Unexplained Acute Distal Pancreatitis: Association With Subsequent Diagnosis of Pancreatic Cancer
Abraham F Bezuidenhout, Pei-Kang Wei, Deborah Burstein, Alexander Brook, Olga R Brook, Steven D Freedman, Leo L Tsai
AJR Am J Roentgenol . 2023 Aug;221(2):196-205. doi: 10.2214/AJR.23.28999. Epub 2023 Mar 22.
BACKGROUND. Distal pancreatitis is an atypical imaging subtype of acute pancreatitis involving only the pancreatic body and tail, the head being spared. If no cause is identified, suspicion of a small imaging-occult cancer may be warranted.
OBJECTIVE. The purpose of this study was to determine the frequency of subsequently diagnosed pancreatic cancer in patients with unexplained acute distal pancreatitis and to compare this frequency to that found in patients with unexplained nondistal pancreatitis.
METHODS. This retrospective study included patients who underwent contrast-enhanced CT between January 1, 2019, and December 31, 2020, that showed acute pancreatitis without identifiable explanation. Studies were classified as showing distal or nondistal acute pancreatitis on the basis of consensus. The Fisher exact test was used to compare the frequency of subsequent histologic diagnosis of pancreatic cancer between groups. Negative classification required 6 or more months of imaging follow-up and/or 12 or more months of clinical follow-up. Interreader agreement among seven readers of varying experience was assessed by Fleiss kappa.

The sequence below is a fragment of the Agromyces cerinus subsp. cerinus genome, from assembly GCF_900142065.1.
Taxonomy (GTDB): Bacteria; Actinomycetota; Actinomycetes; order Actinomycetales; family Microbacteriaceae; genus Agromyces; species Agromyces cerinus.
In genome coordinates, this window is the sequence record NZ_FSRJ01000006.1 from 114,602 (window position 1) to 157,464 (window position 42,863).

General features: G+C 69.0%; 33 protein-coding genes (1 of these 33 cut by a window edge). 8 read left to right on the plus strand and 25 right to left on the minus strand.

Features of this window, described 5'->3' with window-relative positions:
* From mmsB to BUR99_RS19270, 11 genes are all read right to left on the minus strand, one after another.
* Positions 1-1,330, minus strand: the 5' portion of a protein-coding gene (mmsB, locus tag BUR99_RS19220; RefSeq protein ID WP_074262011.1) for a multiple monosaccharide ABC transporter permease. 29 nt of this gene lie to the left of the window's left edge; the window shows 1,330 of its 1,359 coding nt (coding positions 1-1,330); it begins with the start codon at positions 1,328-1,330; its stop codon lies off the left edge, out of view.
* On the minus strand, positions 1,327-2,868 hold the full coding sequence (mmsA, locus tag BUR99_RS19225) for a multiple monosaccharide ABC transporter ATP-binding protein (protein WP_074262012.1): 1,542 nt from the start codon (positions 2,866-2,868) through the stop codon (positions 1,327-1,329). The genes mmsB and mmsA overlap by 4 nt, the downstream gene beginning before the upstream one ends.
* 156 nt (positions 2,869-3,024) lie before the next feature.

RESULTS. Among 215 patients with acute pancreatitis, 116 (54%) had no identifiable explanation and formed the study sample. A total of 100 of 116 (86%) patients (59 men, 41 women; mean age, 57 ± 18 [SD] years) had nondistal acute pancreatitis; 16 of 116 (14%) patients (10 men, six women; mean age, 66 ± 14 years) had distal acute pancreatitis. Among patients with nondistal pancreatitis, none were subsequently diagnosed with pancreatic cancer; 62 had sufficient follow-up (median, 2.5 years) to be classified as having negative follow-up for pancreatic cancer. Among patients with distal pancreatitis, nine were subsequently diagnosed with pancreatic cancer (median interval to suspected cancer on subsequent CT, 174 days); five had sufficient follow-up (median, 3.1 years) to be classified as having negative follow-up for pancreatic cancer. The frequency of pancreatic cancer was higher (p < .001) in patients with distal pancreatitis (9/14 [64%; 95% CI, 35-87%]) than in with those with nondistal pancreatitis (0/62 [0%; 95% CI, 0-6%]). Interreader agreement on classification of distal versus nondistal pancreatitis was almost perfect (κ = 0.81).
CONCLUSION. Distal pancreatitis without identifiable cause on CT is an uncommon but unique imaging subtype of acute pancreatitis that is associated with a high frequency of pancreatic cancer.
CLINICAL IMPACT. In patients with acute distal pancreatitis without identifiable cause, endoscopic ultrasound-guided biopsy should be considered to evaluate for an underlying small cancer.